“If you want to learn something for the long run, you have to write it down. If you want to really understand something, you have to translate it into your own words. Thinking takes place as much on paper as in your own head.” — Sönke Ahrens
Reading is not enough. Highlighting is not enough.
Reading is entertaining. Highlighting is great for quotes and references. Both do little to stimulate the mind.
How much of what you read or highlight is put to good use? How much is even remembered? How many ideas confront you while reading, only to be left behind? Quite a few, I dare say.
Try a little experiment:
Read something of interest.
Write a note about it in your own words.
Make the note concise.
Read it aloud.
Did the words flow effortlessly? Possible... but unlikely. Most people struggle with describing something in their own words. Why is that?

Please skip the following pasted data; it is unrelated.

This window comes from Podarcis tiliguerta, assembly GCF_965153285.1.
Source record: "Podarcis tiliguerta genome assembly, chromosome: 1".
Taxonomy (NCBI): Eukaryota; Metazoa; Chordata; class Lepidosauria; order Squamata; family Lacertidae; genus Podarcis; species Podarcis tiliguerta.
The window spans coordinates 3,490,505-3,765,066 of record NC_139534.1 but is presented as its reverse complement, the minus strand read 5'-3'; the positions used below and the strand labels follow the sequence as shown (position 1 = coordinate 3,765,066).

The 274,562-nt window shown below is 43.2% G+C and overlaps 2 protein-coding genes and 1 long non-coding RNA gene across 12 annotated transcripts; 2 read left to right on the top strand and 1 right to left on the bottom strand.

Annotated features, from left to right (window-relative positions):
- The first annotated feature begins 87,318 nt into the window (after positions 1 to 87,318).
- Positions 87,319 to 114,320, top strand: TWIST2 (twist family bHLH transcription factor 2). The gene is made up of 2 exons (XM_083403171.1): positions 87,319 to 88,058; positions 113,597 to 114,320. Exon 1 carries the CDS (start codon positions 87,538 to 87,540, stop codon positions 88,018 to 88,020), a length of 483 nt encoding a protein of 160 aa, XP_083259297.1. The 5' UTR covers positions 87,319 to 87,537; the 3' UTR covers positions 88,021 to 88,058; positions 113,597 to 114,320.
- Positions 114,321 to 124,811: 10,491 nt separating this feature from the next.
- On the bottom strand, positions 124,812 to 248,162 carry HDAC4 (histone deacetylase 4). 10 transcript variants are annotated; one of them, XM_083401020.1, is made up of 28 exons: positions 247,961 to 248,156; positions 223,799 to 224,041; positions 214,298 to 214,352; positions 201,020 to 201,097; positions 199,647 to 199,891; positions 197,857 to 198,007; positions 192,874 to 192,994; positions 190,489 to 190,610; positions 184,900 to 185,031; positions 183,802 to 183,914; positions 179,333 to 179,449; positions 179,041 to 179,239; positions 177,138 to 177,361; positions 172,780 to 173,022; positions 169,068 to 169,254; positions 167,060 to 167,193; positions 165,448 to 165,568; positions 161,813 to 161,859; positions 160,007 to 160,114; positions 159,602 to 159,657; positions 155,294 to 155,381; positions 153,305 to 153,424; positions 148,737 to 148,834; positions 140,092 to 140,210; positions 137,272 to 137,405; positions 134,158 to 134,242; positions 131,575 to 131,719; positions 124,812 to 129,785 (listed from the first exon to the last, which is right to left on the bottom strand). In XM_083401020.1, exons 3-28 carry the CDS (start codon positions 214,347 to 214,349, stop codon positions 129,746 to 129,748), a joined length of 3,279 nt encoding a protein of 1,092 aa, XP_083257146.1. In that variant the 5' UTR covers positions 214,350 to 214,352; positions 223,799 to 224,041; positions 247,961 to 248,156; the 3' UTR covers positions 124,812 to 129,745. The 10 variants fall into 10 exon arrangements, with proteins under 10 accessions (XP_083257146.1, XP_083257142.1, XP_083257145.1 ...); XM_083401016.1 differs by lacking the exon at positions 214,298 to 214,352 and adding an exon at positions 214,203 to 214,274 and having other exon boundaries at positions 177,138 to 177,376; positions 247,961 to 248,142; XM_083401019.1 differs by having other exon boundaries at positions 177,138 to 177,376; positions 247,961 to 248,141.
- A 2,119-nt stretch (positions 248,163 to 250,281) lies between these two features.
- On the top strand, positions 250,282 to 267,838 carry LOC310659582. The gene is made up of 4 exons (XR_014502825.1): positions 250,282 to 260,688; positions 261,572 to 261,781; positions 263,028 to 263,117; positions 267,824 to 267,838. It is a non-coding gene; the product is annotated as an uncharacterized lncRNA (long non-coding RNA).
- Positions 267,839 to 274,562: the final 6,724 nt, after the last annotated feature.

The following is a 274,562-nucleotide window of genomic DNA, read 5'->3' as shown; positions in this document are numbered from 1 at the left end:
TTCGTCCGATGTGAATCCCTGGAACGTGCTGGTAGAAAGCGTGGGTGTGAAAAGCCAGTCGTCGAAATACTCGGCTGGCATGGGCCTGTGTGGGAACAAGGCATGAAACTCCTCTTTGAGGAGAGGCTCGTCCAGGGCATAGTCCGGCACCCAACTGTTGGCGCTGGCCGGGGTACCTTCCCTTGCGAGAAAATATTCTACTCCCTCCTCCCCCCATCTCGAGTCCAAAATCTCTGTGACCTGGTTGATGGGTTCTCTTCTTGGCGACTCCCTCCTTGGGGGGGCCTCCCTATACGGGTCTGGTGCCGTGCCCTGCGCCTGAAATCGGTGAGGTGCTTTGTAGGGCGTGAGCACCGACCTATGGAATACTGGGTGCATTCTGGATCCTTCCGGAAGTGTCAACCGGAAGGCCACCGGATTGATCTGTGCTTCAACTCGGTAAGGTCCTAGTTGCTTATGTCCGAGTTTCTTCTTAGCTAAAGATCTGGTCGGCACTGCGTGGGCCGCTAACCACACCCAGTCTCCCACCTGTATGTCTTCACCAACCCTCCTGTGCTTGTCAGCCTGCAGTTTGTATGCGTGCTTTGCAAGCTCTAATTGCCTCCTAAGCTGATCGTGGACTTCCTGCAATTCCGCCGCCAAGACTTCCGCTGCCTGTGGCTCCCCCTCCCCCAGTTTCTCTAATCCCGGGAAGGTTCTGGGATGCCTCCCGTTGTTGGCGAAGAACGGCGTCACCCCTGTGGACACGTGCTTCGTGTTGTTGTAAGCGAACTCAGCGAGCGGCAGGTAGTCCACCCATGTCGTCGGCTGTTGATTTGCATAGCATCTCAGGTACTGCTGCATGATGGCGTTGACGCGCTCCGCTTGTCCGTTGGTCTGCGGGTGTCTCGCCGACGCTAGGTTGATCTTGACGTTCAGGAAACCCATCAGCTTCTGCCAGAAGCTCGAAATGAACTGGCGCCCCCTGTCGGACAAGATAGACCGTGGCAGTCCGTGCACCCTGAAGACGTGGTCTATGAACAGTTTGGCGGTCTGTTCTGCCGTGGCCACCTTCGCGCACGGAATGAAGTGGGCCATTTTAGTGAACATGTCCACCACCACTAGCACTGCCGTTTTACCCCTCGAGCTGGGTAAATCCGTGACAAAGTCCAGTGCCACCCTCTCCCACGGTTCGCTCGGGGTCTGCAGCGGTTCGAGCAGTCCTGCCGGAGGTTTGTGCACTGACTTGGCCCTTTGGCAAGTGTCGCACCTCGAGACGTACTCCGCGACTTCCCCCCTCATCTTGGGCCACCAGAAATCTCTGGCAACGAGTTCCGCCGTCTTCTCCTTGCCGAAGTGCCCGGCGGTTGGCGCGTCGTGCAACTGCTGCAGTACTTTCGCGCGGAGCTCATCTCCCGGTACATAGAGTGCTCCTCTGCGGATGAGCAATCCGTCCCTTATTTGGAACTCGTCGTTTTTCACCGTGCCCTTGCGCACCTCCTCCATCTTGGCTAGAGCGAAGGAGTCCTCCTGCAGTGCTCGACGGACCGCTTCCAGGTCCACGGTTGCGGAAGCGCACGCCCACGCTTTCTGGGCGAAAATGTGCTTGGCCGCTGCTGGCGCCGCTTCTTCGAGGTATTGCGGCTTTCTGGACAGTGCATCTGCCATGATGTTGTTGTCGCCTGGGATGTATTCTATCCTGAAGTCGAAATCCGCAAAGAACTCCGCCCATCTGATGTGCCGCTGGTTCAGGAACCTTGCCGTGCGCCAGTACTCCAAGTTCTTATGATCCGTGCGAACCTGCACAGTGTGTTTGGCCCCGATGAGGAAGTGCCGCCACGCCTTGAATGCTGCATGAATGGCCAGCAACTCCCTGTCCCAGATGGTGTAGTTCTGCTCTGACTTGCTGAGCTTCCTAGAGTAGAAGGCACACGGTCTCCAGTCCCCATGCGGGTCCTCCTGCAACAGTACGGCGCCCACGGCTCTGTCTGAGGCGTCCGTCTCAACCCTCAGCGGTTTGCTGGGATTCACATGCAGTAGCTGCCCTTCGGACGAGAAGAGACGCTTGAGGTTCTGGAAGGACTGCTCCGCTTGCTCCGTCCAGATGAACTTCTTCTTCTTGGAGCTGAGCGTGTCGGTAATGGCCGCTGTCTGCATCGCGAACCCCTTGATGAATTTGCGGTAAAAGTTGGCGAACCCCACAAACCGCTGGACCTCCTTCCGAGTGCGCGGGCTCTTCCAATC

You are trying to understand what you just read. In fact, you MUST understand it to describe the underlying idea in your own words. Making what you write concise requires an even deeper understanding. And that is entirely the point.
Writing a note, especially when concise, forces you to confront how well you understand what you read. It is similar to the concept of teaching. You must understand something to explain it in simple terms to someone else. In this case, that someone else is you.
Writing and understanding are therefore inextricably linked.
Seeing your words in front of you. Reading them aloud. Thinking. Rephrasing what is initially clumsy or unclear. It stirs something deep within you.
Writing even a small note stimulates the mind in ways reading and highlighting alone can never hope to do. It links thinking with understanding and accelerates both.
Writing is the medium of understanding.